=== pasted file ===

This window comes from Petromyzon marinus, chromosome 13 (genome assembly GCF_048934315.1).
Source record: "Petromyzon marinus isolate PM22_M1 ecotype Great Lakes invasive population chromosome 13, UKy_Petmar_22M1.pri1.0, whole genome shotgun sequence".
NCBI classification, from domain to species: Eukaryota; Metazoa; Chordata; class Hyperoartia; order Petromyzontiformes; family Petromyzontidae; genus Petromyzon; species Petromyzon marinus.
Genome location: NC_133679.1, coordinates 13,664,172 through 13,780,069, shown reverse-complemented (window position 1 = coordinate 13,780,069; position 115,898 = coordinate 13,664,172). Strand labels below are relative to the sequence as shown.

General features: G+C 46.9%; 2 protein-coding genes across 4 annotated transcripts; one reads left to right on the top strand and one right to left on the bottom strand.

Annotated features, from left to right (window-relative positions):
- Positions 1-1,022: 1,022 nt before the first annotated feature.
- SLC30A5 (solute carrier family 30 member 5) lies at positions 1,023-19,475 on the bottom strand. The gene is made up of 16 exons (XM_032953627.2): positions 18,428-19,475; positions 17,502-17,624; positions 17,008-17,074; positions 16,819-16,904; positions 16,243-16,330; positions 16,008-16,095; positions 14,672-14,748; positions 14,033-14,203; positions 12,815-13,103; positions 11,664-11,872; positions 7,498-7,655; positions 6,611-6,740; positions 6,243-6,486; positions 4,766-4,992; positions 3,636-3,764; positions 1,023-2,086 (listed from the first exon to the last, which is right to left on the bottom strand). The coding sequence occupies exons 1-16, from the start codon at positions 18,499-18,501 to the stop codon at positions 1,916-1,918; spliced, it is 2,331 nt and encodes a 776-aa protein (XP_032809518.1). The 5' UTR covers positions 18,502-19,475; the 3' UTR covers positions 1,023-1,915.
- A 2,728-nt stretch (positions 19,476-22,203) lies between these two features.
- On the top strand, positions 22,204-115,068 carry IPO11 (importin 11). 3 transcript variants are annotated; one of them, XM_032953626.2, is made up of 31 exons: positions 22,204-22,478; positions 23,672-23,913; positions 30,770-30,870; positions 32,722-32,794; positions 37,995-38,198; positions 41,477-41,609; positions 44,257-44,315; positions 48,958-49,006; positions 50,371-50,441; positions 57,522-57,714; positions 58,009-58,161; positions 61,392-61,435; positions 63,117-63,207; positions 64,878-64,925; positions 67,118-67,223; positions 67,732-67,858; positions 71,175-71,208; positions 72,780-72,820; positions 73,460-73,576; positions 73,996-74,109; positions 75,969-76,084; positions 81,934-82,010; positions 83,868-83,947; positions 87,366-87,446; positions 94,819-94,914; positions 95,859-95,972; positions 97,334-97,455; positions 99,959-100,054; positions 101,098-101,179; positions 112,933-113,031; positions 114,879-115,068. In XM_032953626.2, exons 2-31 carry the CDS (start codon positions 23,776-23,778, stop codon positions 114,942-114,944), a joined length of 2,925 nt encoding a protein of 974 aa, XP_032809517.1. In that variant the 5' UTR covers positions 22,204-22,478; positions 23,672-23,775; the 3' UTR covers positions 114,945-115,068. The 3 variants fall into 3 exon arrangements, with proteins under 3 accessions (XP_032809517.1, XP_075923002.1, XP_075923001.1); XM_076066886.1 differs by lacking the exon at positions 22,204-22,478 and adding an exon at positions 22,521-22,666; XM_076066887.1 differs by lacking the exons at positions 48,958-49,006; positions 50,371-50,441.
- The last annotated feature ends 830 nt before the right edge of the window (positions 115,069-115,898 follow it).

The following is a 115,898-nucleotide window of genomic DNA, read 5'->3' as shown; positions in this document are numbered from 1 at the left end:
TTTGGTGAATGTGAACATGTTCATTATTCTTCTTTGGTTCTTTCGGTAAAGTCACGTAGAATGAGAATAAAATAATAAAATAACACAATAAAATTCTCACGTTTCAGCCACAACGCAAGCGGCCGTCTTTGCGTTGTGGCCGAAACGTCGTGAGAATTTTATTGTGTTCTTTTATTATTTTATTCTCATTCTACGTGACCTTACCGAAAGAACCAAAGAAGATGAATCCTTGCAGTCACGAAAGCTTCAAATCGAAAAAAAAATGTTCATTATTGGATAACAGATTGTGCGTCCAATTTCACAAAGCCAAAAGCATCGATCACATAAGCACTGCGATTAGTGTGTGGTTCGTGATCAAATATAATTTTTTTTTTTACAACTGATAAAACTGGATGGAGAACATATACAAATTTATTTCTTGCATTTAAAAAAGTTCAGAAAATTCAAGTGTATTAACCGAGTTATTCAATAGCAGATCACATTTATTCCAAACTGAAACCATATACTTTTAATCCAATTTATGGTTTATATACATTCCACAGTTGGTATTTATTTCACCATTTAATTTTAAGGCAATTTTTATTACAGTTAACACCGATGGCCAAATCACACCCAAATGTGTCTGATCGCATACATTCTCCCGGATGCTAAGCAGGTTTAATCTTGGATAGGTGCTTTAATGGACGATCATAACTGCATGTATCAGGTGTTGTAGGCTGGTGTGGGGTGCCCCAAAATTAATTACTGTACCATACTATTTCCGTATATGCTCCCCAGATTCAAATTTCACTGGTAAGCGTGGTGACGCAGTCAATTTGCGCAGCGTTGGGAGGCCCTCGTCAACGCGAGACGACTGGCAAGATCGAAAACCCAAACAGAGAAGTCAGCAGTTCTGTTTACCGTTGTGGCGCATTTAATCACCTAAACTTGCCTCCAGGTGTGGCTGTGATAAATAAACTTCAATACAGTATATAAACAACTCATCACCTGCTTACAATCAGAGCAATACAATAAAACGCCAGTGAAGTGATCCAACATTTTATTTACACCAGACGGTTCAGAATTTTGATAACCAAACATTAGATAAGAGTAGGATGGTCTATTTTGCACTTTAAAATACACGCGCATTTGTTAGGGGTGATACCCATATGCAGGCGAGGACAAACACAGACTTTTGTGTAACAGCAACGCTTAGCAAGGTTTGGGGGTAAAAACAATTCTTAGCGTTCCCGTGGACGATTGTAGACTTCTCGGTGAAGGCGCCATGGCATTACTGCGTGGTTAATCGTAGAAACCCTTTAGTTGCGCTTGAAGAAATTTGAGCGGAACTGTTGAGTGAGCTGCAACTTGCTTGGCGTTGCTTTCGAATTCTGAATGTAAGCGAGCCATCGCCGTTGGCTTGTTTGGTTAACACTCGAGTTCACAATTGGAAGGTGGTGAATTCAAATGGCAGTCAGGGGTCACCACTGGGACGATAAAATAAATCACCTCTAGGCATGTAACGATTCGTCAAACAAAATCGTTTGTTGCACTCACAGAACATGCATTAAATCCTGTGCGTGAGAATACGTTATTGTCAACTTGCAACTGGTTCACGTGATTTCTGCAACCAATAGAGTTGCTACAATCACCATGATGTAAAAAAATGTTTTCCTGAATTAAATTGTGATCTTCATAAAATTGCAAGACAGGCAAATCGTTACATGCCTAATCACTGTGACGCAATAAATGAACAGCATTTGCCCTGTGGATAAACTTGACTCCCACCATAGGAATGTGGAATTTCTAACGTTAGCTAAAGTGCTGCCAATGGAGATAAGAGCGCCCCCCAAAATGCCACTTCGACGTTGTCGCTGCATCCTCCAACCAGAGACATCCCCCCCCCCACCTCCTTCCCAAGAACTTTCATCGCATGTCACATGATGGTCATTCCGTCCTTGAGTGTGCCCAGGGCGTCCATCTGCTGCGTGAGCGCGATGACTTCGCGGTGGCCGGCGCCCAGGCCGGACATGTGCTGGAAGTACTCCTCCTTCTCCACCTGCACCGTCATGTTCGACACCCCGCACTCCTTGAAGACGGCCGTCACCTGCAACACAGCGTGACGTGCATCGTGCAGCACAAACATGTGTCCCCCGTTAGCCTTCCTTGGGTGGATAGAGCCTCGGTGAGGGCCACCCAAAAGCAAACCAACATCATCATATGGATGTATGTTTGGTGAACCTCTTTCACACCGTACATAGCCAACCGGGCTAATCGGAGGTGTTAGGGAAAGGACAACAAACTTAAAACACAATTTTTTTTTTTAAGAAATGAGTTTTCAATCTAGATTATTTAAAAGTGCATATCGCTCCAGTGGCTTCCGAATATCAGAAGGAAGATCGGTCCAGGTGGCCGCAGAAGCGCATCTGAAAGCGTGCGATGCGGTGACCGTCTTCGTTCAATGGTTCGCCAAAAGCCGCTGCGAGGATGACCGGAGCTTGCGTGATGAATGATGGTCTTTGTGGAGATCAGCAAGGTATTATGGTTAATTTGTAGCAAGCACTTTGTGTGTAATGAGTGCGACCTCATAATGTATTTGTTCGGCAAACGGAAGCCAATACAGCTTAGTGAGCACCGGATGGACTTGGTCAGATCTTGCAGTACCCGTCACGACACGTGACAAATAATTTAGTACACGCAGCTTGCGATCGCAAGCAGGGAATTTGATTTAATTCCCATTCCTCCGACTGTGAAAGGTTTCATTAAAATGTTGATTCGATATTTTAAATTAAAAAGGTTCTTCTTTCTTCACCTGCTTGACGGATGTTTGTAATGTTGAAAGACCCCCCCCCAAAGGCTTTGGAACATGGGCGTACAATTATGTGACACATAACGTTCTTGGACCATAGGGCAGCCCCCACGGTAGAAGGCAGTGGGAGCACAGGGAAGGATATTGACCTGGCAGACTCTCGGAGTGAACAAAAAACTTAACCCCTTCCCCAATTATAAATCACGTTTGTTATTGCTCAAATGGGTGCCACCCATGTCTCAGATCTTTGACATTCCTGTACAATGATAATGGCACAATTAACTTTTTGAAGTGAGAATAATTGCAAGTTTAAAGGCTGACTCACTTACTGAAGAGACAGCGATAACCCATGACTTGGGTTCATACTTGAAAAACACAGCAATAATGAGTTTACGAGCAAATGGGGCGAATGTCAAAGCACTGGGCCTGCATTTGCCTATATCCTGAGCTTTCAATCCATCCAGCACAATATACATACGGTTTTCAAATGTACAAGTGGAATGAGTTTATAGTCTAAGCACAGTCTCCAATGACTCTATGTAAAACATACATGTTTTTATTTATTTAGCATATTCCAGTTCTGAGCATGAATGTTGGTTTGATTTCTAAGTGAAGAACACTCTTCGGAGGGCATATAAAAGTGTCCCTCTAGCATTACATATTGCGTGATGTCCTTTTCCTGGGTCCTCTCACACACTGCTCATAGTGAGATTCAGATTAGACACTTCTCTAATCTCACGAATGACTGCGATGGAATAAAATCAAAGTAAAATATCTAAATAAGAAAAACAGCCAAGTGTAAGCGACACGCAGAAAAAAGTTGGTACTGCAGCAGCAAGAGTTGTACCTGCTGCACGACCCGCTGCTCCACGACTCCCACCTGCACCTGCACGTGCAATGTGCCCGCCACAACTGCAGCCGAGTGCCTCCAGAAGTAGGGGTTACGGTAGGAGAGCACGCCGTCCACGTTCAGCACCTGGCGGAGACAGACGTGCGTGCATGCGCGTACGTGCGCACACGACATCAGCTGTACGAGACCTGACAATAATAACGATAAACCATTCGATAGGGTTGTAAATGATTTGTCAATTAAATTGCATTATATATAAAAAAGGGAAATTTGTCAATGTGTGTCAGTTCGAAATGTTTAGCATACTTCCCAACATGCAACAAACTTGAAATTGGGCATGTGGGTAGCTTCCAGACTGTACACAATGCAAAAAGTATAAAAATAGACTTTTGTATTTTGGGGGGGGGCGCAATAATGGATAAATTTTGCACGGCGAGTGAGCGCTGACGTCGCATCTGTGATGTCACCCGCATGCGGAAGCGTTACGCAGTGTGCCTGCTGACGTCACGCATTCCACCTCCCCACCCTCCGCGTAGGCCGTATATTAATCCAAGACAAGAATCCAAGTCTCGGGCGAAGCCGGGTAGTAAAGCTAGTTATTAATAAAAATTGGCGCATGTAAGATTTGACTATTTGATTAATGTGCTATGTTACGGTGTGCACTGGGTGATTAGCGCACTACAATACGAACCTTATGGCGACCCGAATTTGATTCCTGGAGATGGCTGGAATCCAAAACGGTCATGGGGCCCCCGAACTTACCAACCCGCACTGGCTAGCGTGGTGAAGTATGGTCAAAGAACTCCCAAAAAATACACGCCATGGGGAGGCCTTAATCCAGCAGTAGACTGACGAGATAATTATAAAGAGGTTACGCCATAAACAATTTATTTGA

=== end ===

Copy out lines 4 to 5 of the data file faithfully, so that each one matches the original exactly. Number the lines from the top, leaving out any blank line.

Genome location: NC_133679.1, coordinates 13,664,172 through 13,780,069, shown reverse-complemented (window position 1 = coordinate 13,780,069; position 115,898 = coordinate 13,664,172). Strand labels below are relative to the sequence as shown.

General features: G+C 46.9%; 2 protein-coding genes across 4 annotated transcripts; one reads left to right on the top strand and one right to left on the bottom strand.